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Political Strategy for a Permanent Democratic Majority

No Telling Where Trump Will Go If Iran Chooses War

Trump’s sudden announcement that the U.S. has “taken out’ a revered Iranian military commander led me to this observation for New York:

The president who has endlessly and redundantly attacked open-ended military commitments and expensive and extended conventional warfare has taken an action that many experts think will push Iran to launch a full-on regional war, perhaps even involving interested bystanders like Israel and Saudi Arabia. It could be the mother of all quagmires. So how did this happen and what will Trump do if the sudden strike he authorized sparks significant retaliatory measures from Iran?

We may not know for years, if ever, exactly what transpired in the White House, but the two relevant things to remember about the commander-in-chief are (a) he is by nature a bully, whose creed has always been winning by intimidation with superior force (or in business, via ruinous lawsuits) and (b) to the extent he thinks about war and peace he’s a total throwback to Andrew Jackson and represents Old Hickory’s peculiar combination of non-interventionism and violent militarism. I explained this latter characteristic when he launched an attack on Syria back in 2017:

“Trump [is] a self-consciously ‘Jacksonian’ president who simultaneously reveres military force while despising the ‘globalist’ ideologies that have both justified and restrained its use so often in U.S. history. ‘Jacksonians’ typically oppose entangling alliances and international nation-building exercises, but not only accept but welcome massive violence when America is ‘crossed.’ For Trump in particular, intimidation of enemies is as important to international affairs as it is to business life. That is why Trump constantly attacked Barack Obama for failing to back up his ‘red line’ threats against Syria’s use of chemical weapons (an attack he repeated before launching the cruise missiles last night) even as Trump himself denied any interest in ‘taking sides’ in that country’s messy civil war …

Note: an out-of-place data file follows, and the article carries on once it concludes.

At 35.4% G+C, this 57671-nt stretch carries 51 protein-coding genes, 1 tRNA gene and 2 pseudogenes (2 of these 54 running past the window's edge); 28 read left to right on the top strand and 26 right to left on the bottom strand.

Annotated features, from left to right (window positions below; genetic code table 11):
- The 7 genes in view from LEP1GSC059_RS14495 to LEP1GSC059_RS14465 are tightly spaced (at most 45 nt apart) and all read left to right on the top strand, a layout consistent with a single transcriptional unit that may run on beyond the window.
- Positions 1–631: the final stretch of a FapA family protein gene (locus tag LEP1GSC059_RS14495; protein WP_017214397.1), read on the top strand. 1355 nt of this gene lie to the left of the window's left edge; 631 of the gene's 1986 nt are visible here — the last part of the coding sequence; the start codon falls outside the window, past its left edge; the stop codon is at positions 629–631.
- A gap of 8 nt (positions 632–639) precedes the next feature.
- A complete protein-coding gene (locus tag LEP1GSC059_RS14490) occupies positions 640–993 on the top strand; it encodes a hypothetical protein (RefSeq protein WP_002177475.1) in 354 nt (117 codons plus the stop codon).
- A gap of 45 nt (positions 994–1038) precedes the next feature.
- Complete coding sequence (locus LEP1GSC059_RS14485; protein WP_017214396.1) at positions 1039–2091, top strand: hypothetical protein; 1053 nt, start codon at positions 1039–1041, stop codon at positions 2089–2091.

“Trump’s decision to act without consulting, much less asking authorization from, Congress makes perfect sense. For one thing, the ‘strategy’ or ‘comprehensive plan’ that so many senators asked for in their own initial reactions to the attacks on Syria last night may very well not exist. If the missiles were simply intended to put things right after Obama’s ‘cowardice’ and send a message to the world, then there is not and will never be a ‘strategy’ or ‘plan’ with respect to Syria; the violence was an end in itself.”

It’s very likely that is the case today, too. And projecting his own taste for high-stakes gamesmanship onto the Iranians, he may well believe one show of righteous and lethal American power will make them back down.

You don’t reason with these people, he seems to believe: You just have to show ‘em Uncle Sam is the boss.

But what if Trump has miscalculated by assassinating a figure so central to Iran’s national and religious sensibilities that their own sense of honor demands they do not back down? Or what if they believe they can bully the bully thanks to his well-known distaste for getting tied down into an extended military conflict?

Clearly Trump hopes this is a one-off game that he’s already won. In his brief remarks today from Mar-a-Lago, he treated the assassination of Soleimani as a preventive act that interrupted “sinister attacks” on U.S. personnel. And he pointedly said: “We took action last night to stop a war. We did not take action to start a war.” But it might not be entirely up to him.

It’s at this juncture that things could get really scary. Even if Trump somehow erroneously thinks a conventional war with Iran would ensure his reelection, he is unlikely to want to burden his second term with the kind of endless no-win commitment that sank the despised George W. Bush, in Trump’s own contemptuous estimation. So in the Jacksonian tradition, the most appropriate response to any serious Iranian escalation toward all-out war would be a counter-escalation of great ferocity, which would deliberately ignore any sense of proportion or calibration and display America’s might at its fullest. And if that is Trump’s inclination, it’s unclear whether any of the people around him — or his Republican allies in Congress — who have mostly been frothing for war with Iran for years, would restrain him. It’s certainly doubtful that two of Trump’s favorite allies this side of Russia, Saudi Arabia and Israel, would object to the U.S. getting medieval on their ancient enemy.

Given Trump’s combined taste for violence and distaste for messy conventional warfare, and his limited concern for the lives of non-Americans, you have to assume the worst is possible. Remember this comment (per Alex Ward) he made last summer about Afghanistan?